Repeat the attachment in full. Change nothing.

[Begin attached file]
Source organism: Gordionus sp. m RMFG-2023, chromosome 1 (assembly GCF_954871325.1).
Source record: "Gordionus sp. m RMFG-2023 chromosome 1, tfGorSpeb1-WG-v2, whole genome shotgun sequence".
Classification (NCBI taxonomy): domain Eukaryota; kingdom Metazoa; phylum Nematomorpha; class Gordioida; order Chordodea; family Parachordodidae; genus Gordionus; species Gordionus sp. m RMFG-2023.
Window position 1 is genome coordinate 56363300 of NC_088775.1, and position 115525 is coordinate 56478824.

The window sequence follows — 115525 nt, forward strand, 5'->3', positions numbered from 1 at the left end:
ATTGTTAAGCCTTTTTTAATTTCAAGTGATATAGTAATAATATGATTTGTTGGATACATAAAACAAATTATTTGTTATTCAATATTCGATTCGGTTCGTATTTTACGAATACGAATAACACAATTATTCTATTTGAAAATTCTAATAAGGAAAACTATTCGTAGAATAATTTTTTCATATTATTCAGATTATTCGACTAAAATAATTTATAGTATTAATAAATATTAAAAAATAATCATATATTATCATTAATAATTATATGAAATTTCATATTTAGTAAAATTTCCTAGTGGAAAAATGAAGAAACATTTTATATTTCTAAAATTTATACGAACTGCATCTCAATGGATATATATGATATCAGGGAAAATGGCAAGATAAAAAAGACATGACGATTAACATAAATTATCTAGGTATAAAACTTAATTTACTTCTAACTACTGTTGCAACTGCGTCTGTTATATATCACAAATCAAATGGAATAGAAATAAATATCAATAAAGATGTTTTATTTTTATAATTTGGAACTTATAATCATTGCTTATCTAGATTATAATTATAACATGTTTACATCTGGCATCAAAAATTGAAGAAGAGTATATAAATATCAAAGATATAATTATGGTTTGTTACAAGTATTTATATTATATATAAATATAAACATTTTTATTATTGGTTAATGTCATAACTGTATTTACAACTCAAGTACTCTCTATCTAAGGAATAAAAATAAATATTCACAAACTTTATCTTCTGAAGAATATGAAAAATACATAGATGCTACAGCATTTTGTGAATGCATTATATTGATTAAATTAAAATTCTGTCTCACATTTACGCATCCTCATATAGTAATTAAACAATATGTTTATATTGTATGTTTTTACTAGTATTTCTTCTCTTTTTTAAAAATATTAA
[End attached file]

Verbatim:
Source organism: Gordionus sp. m RMFG-2023, chromosome 1 (assembly GCF_954871325.1).
Source record: "Gordionus sp. m RMFG-2023 chromosome 1, tfGorSpeb1-WG-v2, whole genome shotgun sequence".
Classification (NCBI taxonomy): domain Eukaryota; kingdom Metazoa; phylum Nematomorpha; class Gordioida; order Chordodea; family Parachordodidae; genus Gordionus; species Gordionus sp. m RMFG-2023.
Window position 1 is genome coordinate 56363300 of NC_088775.1, and position 115525 is coordinate 56478824.

The window sequence follows — 115525 nt, forward strand, 5'->3', positions numbered from 1 at the left end:
ATTGTTAAGCCTTTTTTAATTTCAAGTGATATAGTAATAATATGATTTGTTGGATACATAAAACAAATTATTTGTTATTCAATATTCGATTCGGTTCGTATTTTACGAATACGAATAACACAATTATTCTATTTGAAAATTCTAATAAGGAAAACTATTCGTAGAATAATTTTTTCATATTATTCAGATTATTCGACTAAAATAATTTATAGTATTAATAAATATTAAAAAATAATCATATATTATCATTAATAATTATATGAAATTTCATATTTAGTAAAATTTCCTAGTGGAAAAATGAAGAAACATTTTATATTTCTAAAATTTATACGAACTGCATCTCAATGGATATATATGATATCAGGGAAAATGGCAAGATAAAAAAGACATGACGATTAACATAAATTATCTAGGTATAAAACTTAATTTACTTCTAACTACTGTTGCAACTGCGTCTGTTATATATCACAAATCAAATGGAATAGAAATAAATATCAATAAAGATGTTTTATTTTTATAATTTGGAACTTATAATCATTGCTTATCTAGATTATAATTATAACATGTTTACATCTGGCATCAAAAATTGAAGAAGAGTATATAAATATCAAAGATATAATTATGGTTTGTTACAAGTATTTATATTATATATAAATATAAACATTTTTATTATTGGTTAATGTCATAACTGTATTTACAACTCAAGTACTCTCTATCTAAGGAATAAAAATAAATATTCACAAACTTTATCTTCTGAAGAATATGAAAAATACATAGATGCTACAGCATTTTGTGAATGCATTATATTGATTAAATTAAAATTCTGTCTCACATTTACGCATCCTCATATAGTAATTAAACAATATGTTTATATTGTATGTTTTTACTAGTATTTCTTCTCTTTTTTAAAAATATTAA